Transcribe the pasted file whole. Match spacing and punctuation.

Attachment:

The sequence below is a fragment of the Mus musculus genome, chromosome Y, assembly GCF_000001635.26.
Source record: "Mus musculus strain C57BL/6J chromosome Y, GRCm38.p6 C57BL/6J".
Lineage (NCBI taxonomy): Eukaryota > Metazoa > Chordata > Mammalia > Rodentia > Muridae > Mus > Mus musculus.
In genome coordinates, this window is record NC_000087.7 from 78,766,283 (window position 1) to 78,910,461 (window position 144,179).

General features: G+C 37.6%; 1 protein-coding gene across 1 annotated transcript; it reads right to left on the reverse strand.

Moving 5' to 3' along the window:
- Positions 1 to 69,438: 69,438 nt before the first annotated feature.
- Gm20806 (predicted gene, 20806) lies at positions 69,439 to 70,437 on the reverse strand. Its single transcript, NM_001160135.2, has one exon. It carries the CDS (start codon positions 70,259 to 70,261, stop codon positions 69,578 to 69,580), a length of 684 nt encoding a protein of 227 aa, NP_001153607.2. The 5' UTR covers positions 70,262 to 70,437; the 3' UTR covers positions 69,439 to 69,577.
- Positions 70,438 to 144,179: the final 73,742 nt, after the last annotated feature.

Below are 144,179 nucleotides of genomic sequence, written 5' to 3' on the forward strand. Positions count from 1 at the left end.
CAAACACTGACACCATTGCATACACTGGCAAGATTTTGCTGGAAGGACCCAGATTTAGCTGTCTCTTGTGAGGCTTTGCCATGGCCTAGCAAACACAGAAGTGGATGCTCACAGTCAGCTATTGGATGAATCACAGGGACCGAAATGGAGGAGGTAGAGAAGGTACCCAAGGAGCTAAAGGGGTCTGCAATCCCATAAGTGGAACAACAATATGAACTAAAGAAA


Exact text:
The sequence below is a fragment of the Mus musculus genome, chromosome Y, assembly GCF_000001635.26.
Source record: "Mus musculus strain C57BL/6J chromosome Y, GRCm38.p6 C57BL/6J".
Lineage (NCBI taxonomy): Eukaryota > Metazoa > Chordata > Mammalia > Rodentia > Muridae > Mus > Mus musculus.
In genome coordinates, this window is record NC_000087.7 from 78,766,283 (window position 1) to 78,910,461 (window position 144,179).

General features: G+C 37.6%; 1 protein-coding gene across 1 annotated transcript; it reads right to left on the reverse strand.

Moving 5' to 3' along the window:
- Positions 1 to 69,438: 69,438 nt before the first annotated feature.
- Gm20806 (predicted gene, 20806) lies at positions 69,439 to 70,437 on the reverse strand. Its single transcript, NM_001160135.2, has one exon. It carries the CDS (start codon positions 70,259 to 70,261, stop codon positions 69,578 to 69,580), a length of 684 nt encoding a protein of 227 aa, NP_001153607.2. The 5' UTR covers positions 70,262 to 70,437; the 3' UTR covers positions 69,439 to 69,577.
- Positions 70,438 to 144,179: the final 73,742 nt, after the last annotated feature.

Below are 144,179 nucleotides of genomic sequence, written 5' to 3' on the forward strand. Positions count from 1 at the left end.
CAAACACTGACACCATTGCATACACTGGCAAGATTTTGCTGGAAGGACCCAGATTTAGCTGTCTCTTGTGAGGCTTTGCCATGGCCTAGCAAACACAGAAGTGGATGCTCACAGTCAGCTATTGGATGAATCACAGGGACCGAAATGGAGGAGGTAGAGAAGGTACCCAAGGAGCTAAAGGGGTCTGCAATCCCATAAGTGGAACAACAATATGAACTAAAGAAA